A stand out Halloween anthology that delivers a trick or treat bag full of tasty chills.
Editor Evans Light has gathered a coven of 14 excellent tales from some brilliant writers, and kept the quality high.

Personal favorites include:

KEEPING UP APPEARANCES by Jason Parent
THE FRIENDLY MAN by Thomas Vaughn, and
THE RYE MOTHER by Curtis Lawson

Highly recommended.

*I received a paperback ARC in exchange for an honest review*


They Feed by Jason Parent

They Feed - Jason  Parent

All Hell is about to break loose in Galveston State Park tonight, as a wrongly accused man, a woman bent on bloody revenge, and a bunch of frat boys out looking for trouble discover they aren't alone in the dark.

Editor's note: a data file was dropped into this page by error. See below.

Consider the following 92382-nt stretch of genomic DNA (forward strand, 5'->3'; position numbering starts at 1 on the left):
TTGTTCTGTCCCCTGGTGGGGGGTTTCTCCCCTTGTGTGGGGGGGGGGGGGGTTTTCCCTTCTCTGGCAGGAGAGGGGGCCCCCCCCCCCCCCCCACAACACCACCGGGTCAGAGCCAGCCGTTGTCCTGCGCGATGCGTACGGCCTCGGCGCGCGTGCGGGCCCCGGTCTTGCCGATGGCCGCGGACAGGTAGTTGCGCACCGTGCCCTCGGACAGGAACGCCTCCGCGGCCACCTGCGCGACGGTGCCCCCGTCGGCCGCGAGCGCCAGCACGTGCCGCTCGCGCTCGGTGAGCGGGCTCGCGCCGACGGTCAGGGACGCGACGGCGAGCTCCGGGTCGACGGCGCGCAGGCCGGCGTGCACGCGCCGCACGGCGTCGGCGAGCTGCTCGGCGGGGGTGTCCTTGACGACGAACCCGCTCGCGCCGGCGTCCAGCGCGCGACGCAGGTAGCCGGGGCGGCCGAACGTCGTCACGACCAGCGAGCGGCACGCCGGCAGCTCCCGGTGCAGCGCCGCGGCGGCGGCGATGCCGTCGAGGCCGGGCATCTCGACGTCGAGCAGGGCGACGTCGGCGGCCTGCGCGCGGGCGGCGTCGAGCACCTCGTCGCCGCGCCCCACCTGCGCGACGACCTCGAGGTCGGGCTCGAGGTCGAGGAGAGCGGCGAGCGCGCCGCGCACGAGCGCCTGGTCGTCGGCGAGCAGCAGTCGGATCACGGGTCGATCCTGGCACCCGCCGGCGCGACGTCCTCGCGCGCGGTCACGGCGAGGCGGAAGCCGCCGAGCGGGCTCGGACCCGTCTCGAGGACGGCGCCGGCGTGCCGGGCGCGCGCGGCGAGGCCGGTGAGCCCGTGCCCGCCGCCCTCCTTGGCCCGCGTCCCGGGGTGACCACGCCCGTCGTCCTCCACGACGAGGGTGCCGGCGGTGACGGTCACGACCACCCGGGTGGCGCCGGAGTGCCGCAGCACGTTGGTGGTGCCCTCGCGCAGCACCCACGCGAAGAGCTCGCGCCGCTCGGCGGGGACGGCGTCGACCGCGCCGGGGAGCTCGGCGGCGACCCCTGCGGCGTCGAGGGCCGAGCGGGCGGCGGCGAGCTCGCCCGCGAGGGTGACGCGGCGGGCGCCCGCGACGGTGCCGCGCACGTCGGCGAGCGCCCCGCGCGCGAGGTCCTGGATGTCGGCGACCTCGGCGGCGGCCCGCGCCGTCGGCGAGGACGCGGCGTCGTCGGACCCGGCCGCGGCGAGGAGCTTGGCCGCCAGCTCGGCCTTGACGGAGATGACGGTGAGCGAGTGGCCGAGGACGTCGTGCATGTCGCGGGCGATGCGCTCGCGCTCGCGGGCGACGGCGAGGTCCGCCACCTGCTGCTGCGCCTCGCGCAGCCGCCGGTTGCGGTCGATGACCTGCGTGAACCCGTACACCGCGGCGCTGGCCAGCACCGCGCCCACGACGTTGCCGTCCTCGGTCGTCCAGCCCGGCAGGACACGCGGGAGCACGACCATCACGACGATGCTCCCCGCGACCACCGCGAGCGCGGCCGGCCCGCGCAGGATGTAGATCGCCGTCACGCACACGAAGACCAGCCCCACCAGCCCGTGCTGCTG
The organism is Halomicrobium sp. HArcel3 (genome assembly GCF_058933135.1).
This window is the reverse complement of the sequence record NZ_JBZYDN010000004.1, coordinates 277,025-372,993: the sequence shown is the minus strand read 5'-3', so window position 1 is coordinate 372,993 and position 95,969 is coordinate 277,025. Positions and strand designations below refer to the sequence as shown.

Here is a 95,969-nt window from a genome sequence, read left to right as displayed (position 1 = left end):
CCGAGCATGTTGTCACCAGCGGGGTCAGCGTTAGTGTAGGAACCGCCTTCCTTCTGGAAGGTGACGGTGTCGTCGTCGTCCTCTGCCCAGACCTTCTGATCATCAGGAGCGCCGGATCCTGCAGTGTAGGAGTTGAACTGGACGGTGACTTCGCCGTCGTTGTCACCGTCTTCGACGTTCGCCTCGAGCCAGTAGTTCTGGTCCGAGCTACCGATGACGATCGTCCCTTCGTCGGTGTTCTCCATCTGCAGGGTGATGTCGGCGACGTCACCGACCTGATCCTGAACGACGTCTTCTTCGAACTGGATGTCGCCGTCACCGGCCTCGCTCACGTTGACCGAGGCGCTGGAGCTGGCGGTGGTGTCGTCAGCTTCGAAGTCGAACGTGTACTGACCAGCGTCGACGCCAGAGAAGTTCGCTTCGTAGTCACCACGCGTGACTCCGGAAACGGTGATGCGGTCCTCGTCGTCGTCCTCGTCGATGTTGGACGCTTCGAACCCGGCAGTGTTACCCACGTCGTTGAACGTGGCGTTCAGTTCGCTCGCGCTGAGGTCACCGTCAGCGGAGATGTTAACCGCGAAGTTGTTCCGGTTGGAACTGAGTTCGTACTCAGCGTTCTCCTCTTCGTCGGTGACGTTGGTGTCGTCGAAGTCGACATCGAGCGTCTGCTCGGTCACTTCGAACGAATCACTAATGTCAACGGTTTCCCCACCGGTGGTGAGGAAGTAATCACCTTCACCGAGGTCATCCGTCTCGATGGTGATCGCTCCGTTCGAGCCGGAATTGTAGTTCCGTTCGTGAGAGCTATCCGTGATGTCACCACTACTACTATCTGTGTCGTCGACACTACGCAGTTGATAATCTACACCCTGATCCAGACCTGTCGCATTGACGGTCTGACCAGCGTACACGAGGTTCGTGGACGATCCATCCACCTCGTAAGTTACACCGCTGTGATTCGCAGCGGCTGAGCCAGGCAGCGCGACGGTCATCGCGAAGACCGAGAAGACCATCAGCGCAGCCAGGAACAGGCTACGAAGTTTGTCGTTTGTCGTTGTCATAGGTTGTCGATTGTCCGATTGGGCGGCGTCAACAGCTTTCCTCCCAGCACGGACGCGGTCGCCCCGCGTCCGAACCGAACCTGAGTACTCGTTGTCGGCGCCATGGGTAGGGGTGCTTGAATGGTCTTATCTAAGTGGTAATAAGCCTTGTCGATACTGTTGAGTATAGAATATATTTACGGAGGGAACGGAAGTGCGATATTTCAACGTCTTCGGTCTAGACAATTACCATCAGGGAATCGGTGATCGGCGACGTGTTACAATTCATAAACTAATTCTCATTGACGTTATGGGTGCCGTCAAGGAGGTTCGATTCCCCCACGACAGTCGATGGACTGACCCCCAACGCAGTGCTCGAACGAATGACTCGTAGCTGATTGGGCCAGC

For there are things out there.
Things that shouldn't exist.
Things that defy description.

Jason Parent has written a masterful creature feature that keeps the tension high, the gore flowing, and offers up a unique pack of "What the Hell is that?!?" monstrosities that will keep you out of the woods on a permanent basis.

Highly recommended.

This was an eARC from Netgalley.

Saying Uncle by Greg F. Gifune

Saying Uncle - Greg F. Gifune

A powerful coming of age tale about family, the ties that bind and the secrets that sever them.



The Labyrinth of the Spirits by Carlos Ruiz Zafon

The Labyrinth of the Spirits - Carlos Ruiz Zafón

The final chapter in the Cemetery of Forgotten Books series follows secret police investigator Alicia Gris, scarred body and soul, as she takes one final case, and finds herself following a deadly trail which begins with a rare book that leads her back into the shadows of Barcelona's dark past, to the horrors of Franco's fascist regime....and even greater evils that some will commit any act to keep hidden.